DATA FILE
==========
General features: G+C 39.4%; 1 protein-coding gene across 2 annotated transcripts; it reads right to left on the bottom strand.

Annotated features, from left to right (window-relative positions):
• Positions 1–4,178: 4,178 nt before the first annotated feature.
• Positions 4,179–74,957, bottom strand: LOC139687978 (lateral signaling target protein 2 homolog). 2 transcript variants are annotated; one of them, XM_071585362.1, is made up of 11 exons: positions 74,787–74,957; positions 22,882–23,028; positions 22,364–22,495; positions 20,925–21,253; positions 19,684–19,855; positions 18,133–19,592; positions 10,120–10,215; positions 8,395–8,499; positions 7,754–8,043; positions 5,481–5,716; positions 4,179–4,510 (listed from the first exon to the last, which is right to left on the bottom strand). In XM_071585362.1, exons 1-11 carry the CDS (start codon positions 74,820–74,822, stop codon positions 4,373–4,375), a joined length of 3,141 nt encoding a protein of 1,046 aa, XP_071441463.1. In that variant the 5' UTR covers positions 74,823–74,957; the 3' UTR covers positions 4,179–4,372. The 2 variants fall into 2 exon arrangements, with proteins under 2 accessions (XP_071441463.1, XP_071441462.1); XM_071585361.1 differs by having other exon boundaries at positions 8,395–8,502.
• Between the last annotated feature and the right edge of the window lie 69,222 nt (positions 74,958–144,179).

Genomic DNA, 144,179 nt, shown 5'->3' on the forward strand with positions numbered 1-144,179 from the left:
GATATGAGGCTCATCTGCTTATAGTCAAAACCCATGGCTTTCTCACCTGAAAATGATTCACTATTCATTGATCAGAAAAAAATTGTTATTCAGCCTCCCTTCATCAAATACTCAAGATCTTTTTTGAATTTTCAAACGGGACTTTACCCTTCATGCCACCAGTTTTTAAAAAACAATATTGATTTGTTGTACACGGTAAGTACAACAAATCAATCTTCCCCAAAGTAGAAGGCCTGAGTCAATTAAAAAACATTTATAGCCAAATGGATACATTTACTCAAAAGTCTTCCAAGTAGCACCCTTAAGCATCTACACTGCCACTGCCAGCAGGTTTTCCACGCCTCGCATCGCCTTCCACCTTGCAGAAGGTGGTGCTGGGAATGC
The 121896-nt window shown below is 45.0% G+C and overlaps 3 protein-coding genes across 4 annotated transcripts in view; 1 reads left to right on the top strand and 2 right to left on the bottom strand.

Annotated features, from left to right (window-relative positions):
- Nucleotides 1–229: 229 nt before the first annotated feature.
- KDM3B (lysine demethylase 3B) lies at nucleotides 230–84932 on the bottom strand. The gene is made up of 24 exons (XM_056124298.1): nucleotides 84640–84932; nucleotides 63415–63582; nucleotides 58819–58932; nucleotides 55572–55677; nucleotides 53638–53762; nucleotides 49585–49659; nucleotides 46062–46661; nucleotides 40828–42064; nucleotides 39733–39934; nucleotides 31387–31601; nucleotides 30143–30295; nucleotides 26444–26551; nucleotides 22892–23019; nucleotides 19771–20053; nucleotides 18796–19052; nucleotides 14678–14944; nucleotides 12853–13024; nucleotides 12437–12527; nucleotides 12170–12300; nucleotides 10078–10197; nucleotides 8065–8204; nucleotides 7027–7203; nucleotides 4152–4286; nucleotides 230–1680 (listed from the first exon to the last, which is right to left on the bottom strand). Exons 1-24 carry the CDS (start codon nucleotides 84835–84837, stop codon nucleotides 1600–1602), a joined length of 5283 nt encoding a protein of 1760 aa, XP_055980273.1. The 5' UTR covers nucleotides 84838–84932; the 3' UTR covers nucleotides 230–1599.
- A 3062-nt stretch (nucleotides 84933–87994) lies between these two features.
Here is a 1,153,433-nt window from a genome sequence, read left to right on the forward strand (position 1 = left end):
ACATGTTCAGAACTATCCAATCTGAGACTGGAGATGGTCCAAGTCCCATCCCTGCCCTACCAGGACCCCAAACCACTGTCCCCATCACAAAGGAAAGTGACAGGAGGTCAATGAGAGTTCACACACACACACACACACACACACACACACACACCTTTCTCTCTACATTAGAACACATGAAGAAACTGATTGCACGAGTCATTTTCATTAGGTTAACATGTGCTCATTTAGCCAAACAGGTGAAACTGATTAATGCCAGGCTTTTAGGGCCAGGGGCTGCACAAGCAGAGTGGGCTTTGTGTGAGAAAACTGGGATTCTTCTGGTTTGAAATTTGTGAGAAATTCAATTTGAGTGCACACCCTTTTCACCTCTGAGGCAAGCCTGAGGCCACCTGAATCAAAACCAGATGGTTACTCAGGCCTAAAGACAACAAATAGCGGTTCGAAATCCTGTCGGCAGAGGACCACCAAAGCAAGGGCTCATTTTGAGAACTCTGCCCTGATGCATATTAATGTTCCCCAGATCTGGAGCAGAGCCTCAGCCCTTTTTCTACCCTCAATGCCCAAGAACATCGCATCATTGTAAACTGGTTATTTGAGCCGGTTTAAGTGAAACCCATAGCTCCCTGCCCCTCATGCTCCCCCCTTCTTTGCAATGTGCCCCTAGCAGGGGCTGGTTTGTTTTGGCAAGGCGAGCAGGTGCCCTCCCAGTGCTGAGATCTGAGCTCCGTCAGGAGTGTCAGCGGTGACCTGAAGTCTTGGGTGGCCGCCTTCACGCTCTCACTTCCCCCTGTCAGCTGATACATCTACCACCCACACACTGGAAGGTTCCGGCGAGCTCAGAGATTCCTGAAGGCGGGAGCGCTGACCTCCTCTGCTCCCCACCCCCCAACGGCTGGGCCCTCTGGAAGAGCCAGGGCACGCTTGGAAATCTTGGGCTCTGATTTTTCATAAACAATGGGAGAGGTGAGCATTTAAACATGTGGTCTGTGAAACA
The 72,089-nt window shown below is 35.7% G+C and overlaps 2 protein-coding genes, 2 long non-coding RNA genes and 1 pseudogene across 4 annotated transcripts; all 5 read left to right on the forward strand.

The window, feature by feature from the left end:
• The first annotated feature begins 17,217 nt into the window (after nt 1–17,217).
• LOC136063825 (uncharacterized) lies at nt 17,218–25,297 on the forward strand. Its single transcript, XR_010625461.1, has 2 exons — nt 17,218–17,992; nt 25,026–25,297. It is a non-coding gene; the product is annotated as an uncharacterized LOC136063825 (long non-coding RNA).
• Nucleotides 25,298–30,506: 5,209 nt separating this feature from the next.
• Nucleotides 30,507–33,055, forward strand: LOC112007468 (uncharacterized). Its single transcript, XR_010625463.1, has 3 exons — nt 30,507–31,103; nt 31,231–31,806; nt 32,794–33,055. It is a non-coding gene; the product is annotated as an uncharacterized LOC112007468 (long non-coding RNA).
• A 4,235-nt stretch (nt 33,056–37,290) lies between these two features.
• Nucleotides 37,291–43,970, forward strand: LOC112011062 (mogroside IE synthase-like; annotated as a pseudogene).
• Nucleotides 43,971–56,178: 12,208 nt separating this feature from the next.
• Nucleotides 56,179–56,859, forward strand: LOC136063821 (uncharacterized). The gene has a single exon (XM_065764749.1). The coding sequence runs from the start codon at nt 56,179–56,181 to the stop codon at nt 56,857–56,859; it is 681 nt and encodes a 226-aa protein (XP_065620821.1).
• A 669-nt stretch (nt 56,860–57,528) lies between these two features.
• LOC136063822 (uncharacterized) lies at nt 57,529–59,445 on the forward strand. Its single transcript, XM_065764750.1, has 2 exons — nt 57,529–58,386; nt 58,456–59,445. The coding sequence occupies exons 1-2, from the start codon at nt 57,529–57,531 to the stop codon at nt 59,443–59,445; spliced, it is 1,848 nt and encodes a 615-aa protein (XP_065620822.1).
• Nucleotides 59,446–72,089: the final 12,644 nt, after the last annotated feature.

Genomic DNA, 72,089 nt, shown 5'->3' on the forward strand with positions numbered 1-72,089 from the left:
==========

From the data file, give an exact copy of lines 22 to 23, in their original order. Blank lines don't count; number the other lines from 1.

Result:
• Nucleotides 37,291–43,970, forward strand: LOC112011062 (mogroside IE synthase-like; annotated as a pseudogene).
• Nucleotides 43,971–56,178: 12,208 nt separating this feature from the next.